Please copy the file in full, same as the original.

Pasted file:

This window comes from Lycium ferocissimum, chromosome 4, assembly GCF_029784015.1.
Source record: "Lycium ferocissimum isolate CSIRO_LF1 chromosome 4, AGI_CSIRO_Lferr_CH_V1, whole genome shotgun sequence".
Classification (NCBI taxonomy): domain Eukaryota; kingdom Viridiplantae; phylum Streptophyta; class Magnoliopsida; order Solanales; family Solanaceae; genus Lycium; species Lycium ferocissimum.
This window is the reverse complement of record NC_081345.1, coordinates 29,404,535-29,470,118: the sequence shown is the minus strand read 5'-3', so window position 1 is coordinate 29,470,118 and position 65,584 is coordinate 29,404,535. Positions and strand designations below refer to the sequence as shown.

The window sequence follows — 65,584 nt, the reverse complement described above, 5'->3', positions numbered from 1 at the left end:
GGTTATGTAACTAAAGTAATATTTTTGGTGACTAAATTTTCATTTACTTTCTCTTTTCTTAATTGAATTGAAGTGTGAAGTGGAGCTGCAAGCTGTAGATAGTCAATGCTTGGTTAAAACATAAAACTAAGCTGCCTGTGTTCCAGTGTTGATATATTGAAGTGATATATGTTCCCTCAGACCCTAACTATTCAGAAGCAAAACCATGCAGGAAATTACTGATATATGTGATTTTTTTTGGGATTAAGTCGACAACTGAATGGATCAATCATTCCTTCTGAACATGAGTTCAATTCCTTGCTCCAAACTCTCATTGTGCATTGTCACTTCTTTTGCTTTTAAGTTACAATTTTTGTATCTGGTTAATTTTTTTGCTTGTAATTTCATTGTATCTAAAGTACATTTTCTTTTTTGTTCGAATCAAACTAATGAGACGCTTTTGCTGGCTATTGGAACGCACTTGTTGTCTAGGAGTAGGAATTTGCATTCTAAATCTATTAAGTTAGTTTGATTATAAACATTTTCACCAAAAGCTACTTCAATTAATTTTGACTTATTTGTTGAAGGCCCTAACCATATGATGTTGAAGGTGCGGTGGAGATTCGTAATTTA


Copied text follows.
This window comes from Lycium ferocissimum, chromosome 4, assembly GCF_029784015.1.
Source record: "Lycium ferocissimum isolate CSIRO_LF1 chromosome 4, AGI_CSIRO_Lferr_CH_V1, whole genome shotgun sequence".
Classification (NCBI taxonomy): domain Eukaryota; kingdom Viridiplantae; phylum Streptophyta; class Magnoliopsida; order Solanales; family Solanaceae; genus Lycium; species Lycium ferocissimum.
This window is the reverse complement of record NC_081345.1, coordinates 29,404,535-29,470,118: the sequence shown is the minus strand read 5'-3', so window position 1 is coordinate 29,470,118 and position 65,584 is coordinate 29,404,535. Positions and strand designations below refer to the sequence as shown.

The window sequence follows — 65,584 nt, the reverse complement described above, 5'->3', positions numbered from 1 at the left end:
GGTTATGTAACTAAAGTAATATTTTTGGTGACTAAATTTTCATTTACTTTCTCTTTTCTTAATTGAATTGAAGTGTGAAGTGGAGCTGCAAGCTGTAGATAGTCAATGCTTGGTTAAAACATAAAACTAAGCTGCCTGTGTTCCAGTGTTGATATATTGAAGTGATATATGTTCCCTCAGACCCTAACTATTCAGAAGCAAAACCATGCAGGAAATTACTGATATATGTGATTTTTTTTGGGATTAAGTCGACAACTGAATGGATCAATCATTCCTTCTGAACATGAGTTCAATTCCTTGCTCCAAACTCTCATTGTGCATTGTCACTTCTTTTGCTTTTAAGTTACAATTTTTGTATCTGGTTAATTTTTTTGCTTGTAATTTCATTGTATCTAAAGTACATTTTCTTTTTTGTTCGAATCAAACTAATGAGACGCTTTTGCTGGCTATTGGAACGCACTTGTTGTCTAGGAGTAGGAATTTGCATTCTAAATCTATTAAGTTAGTTTGATTATAAACATTTTCACCAAAAGCTACTTCAATTAATTTTGACTTATTTGTTGAAGGCCCTAACCATATGATGTTGAAGGTGCGGTGGAGATTCGTAATTTA